The aerospace and defence industries are one of the most, if not the most important industries for any country to achieve a high degree of self-sufficiency. They have a lot of critical components which are vital for the economic development of the nation. There is a great demand for 3D printing in the aerospace and defence market. Over the last ten years, 3D printing in the aerospace and defence market has moved from that of a prototype into reality. This has taken shape in the form of advanced tools and production applications. A major advantage of 3D printing is that it can replace expensive CNC milled parts with plastic ones manufactured in-house. These weigh less, perform better, provide better electrical insulation and also save substantial costs.
3D Printing in the Aerospace and Defence Market Drivers
An increased focus and larger investment by developing nations in their domestic aerospace and defence industries is expected to create demand for 3D printing. These countries would like to become self-sufficient and aerospace and defence are one of the main pillars of any economy. Opening up these sectors to limited foreign direct investment will also provide an impetus and boost demand for 3D printing in the aerospace and defence market. The U.S and Europe are expected are large markets because of rapid technological advancements and also strong government support in the form of grants and subsidies given to domestic private players operating in this critical sector. Aerospace and defence companies worldwide are currently focused on making their products smaller, faster, lighter and more fuel-efficient. 3D printing provides them ample opportunities to design such construction material. Thus, the scope for 3D printing in the aerospace and defence market is only bound to grow in the years to come.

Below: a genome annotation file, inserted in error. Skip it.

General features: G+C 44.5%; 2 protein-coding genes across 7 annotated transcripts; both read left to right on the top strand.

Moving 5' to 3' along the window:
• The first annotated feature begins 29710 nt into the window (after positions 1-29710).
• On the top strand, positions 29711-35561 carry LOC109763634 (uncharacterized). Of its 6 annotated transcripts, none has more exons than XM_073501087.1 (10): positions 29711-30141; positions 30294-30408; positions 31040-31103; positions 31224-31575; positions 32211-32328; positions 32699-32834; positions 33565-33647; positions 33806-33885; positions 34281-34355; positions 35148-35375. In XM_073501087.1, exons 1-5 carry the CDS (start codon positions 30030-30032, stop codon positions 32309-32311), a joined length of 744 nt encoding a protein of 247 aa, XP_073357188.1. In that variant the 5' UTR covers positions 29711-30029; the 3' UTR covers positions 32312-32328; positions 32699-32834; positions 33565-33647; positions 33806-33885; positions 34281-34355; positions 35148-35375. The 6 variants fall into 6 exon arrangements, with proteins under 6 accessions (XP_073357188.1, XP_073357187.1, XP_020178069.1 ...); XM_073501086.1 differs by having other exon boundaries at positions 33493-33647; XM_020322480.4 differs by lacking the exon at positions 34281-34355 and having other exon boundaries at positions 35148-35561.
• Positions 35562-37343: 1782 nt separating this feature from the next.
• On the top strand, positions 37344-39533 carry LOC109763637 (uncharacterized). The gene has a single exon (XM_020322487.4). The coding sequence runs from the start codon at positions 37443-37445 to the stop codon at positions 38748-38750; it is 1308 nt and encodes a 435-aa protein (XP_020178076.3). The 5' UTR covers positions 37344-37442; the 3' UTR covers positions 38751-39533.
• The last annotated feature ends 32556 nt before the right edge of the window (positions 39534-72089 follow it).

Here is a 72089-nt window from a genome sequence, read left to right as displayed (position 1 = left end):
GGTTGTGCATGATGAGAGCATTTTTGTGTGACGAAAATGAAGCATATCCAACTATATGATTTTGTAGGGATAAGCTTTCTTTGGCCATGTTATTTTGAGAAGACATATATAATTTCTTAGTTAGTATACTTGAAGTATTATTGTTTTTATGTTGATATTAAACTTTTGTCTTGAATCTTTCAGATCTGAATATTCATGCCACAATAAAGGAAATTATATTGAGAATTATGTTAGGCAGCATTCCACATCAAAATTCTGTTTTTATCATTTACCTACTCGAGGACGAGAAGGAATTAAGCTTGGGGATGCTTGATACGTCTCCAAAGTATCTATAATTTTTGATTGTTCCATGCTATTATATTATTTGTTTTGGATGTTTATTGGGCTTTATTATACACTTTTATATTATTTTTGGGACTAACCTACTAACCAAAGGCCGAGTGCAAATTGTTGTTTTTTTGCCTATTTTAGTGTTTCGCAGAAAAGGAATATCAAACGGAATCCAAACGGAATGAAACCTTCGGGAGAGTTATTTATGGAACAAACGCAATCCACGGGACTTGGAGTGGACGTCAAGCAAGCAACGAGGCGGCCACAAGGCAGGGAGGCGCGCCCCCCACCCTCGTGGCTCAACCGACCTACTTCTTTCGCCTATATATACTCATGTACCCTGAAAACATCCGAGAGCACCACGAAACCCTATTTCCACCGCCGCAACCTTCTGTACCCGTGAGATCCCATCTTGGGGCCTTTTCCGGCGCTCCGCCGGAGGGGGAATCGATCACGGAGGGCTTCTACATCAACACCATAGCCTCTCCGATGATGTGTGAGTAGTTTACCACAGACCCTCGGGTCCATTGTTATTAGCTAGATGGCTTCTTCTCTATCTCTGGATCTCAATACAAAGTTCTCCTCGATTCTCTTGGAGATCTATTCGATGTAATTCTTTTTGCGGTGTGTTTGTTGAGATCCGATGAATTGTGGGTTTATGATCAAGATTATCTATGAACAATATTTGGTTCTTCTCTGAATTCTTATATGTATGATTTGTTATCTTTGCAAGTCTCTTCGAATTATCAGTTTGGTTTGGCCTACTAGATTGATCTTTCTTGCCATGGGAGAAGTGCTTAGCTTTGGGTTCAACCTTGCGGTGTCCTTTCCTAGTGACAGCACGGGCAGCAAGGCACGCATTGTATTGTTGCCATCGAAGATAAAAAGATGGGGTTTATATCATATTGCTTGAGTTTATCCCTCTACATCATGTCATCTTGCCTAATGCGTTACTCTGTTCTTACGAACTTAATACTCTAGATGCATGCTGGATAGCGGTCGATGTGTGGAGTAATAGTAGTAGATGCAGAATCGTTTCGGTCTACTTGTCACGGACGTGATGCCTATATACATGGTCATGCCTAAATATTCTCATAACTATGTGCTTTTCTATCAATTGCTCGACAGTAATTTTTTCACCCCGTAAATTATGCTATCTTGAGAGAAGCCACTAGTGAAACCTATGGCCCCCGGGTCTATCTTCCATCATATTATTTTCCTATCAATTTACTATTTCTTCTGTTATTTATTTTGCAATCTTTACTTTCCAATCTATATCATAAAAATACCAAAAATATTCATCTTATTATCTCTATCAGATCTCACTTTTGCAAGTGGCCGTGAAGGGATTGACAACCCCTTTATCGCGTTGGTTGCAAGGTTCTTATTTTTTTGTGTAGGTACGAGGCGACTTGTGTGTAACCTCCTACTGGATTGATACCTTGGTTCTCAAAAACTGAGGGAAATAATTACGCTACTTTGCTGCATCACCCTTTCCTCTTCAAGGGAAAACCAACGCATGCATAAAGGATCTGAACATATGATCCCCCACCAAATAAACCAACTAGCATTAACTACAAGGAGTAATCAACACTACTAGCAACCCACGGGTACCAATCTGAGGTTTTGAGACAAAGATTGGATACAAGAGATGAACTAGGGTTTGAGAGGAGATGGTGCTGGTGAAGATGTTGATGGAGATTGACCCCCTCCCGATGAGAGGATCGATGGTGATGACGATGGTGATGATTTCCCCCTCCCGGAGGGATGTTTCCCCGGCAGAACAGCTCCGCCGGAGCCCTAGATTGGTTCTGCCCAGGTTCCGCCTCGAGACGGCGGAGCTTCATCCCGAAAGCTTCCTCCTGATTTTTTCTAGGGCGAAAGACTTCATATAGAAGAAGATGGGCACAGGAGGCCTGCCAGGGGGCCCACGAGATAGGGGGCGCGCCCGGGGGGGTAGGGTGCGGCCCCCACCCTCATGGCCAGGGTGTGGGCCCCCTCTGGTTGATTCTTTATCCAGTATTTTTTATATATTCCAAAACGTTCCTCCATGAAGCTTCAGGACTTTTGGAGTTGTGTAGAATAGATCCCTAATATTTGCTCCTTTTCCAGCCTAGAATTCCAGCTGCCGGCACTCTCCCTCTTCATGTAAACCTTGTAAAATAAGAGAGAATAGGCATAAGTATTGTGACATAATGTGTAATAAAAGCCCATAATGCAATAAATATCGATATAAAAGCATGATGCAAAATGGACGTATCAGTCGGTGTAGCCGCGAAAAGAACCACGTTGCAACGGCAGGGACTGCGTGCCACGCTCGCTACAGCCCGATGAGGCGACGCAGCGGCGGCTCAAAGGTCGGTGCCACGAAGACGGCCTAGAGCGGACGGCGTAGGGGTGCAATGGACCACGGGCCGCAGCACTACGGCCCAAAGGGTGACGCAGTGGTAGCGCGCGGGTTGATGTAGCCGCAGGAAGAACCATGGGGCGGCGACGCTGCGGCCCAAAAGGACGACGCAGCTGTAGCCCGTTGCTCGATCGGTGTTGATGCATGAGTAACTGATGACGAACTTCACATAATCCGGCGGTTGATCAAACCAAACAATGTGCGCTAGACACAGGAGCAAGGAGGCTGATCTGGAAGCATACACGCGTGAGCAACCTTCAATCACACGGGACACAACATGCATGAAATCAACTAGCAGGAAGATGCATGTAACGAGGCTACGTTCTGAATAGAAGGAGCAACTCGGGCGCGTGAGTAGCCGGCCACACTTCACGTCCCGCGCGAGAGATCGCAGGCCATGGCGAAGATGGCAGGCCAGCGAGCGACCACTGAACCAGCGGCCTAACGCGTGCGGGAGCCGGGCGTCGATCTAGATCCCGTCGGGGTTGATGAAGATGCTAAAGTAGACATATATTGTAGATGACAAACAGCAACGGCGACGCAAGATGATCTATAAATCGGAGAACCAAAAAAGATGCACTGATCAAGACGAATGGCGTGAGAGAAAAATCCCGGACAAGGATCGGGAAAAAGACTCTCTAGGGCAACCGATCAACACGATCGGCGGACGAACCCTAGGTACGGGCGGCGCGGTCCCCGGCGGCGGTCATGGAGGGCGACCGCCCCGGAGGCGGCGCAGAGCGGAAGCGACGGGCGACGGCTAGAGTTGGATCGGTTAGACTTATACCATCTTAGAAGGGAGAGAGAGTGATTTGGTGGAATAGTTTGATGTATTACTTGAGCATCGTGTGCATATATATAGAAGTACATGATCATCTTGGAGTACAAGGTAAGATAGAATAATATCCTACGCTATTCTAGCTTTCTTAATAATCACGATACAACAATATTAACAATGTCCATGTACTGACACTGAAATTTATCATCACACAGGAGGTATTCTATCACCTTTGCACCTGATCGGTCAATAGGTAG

3D Printing in the Aerospace and Defence Market Restraints
There are a few challenges faced by 3D printing in the aerospace and defence markets. 3D printing is currently limited only to a handful of plastics and some metals today. Plastic is generally of a low quality and not suitable for use because of its limited strength, toughness and UV degradation. Some companies have introduced 3D printing parts made out of metal. But these are still prohibitively expensive since they use lasers to melt metal into powder to build the parts. 3D printers are also much slower than other manufacturing alternatives. Most parts takes hours or even days to build which can be a major issue in aerospace and defence, where continuous innovation is expected.
3D Printing in the Aerospace and Defence Market Key Regions
North America is the largest market for both aerospace and defence technology. This is because of the pre-eminence of the U.S. as the world’s largest economy and its sole superpower. Companies like Boeing and Lockheed Martin are major contractors which supply commercial aircraft and defence equipment not only domestically but globally. It is thus expected that 3D printing in the American aerospace and defence market has a lot of scope in the future. In addition to North America, manufacturers should focus on places like China, India, Brazil and Japan. There is a strong push by the governments of these countries to develop their indigenous defence manufacturing and aerospace industries. This will enable them to achieve self-sufficiency in vital areas like defence and aerospace. Thus, there would also be a corresponding rise in demand for products required for 3D printing in the aerospace and defence market.
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3D Printing in the Aerospace and Defence Market Key Market Players
Some of the key players involved in 3D printing in the aerospace and defence market are 3D Systems, Boeing, GE Aviation, Aerojet Rocket Dyne, Airbus, Rolls-Royce, HP Development company, Safran Turbomeca , Optomec and Stratasys.